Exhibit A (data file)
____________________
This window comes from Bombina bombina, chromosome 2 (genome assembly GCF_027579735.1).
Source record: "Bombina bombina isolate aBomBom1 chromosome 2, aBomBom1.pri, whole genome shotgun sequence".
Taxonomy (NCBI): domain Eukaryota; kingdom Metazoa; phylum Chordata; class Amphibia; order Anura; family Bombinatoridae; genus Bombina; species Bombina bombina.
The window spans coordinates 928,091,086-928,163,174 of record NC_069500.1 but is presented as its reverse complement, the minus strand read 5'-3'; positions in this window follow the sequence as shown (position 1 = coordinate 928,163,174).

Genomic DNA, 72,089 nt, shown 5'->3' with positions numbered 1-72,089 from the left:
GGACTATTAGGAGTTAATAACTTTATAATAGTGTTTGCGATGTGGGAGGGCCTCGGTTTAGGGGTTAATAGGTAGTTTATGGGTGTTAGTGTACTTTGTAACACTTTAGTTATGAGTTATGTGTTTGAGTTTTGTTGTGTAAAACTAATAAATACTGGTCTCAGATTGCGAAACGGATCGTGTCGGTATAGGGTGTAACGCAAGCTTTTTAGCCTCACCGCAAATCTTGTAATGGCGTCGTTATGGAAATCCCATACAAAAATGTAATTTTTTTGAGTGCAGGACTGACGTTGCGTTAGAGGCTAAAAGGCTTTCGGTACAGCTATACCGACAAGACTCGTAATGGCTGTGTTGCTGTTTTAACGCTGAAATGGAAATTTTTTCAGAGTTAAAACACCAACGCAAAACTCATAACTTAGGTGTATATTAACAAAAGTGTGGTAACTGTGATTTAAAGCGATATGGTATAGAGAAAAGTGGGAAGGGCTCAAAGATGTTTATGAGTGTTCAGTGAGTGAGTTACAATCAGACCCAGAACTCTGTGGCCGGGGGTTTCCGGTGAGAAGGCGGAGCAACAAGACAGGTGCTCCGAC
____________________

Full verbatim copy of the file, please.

This window comes from Bombina bombina, chromosome 2 (genome assembly GCF_027579735.1).
Source record: "Bombina bombina isolate aBomBom1 chromosome 2, aBomBom1.pri, whole genome shotgun sequence".
Taxonomy (NCBI): domain Eukaryota; kingdom Metazoa; phylum Chordata; class Amphibia; order Anura; family Bombinatoridae; genus Bombina; species Bombina bombina.
The window spans coordinates 928,091,086-928,163,174 of record NC_069500.1 but is presented as its reverse complement, the minus strand read 5'-3'; positions in this window follow the sequence as shown (position 1 = coordinate 928,163,174).

Genomic DNA, 72,089 nt, shown 5'->3' with positions numbered 1-72,089 from the left:
GGACTATTAGGAGTTAATAACTTTATAATAGTGTTTGCGATGTGGGAGGGCCTCGGTTTAGGGGTTAATAGGTAGTTTATGGGTGTTAGTGTACTTTGTAACACTTTAGTTATGAGTTATGTGTTTGAGTTTTGTTGTGTAAAACTAATAAATACTGGTCTCAGATTGCGAAACGGATCGTGTCGGTATAGGGTGTAACGCAAGCTTTTTAGCCTCACCGCAAATCTTGTAATGGCGTCGTTATGGAAATCCCATACAAAAATGTAATTTTTTTGAGTGCAGGACTGACGTTGCGTTAGAGGCTAAAAGGCTTTCGGTACAGCTATACCGACAAGACTCGTAATGGCTGTGTTGCTGTTTTAACGCTGAAATGGAAATTTTTTCAGAGTTAAAACACCAACGCAAAACTCATAACTTAGGTGTATATTAACAAAAGTGTGGTAACTGTGATTTAAAGCGATATGGTATAGAGAAAAGTGGGAAGGGCTCAAAGATGTTTATGAGTGTTCAGTGAGTGAGTTACAATCAGACCCAGAACTCTGTGGCCGGGGGTTTCCGGTGAGAAGGCGGAGCAACAAGACAGGTGCTCCGAC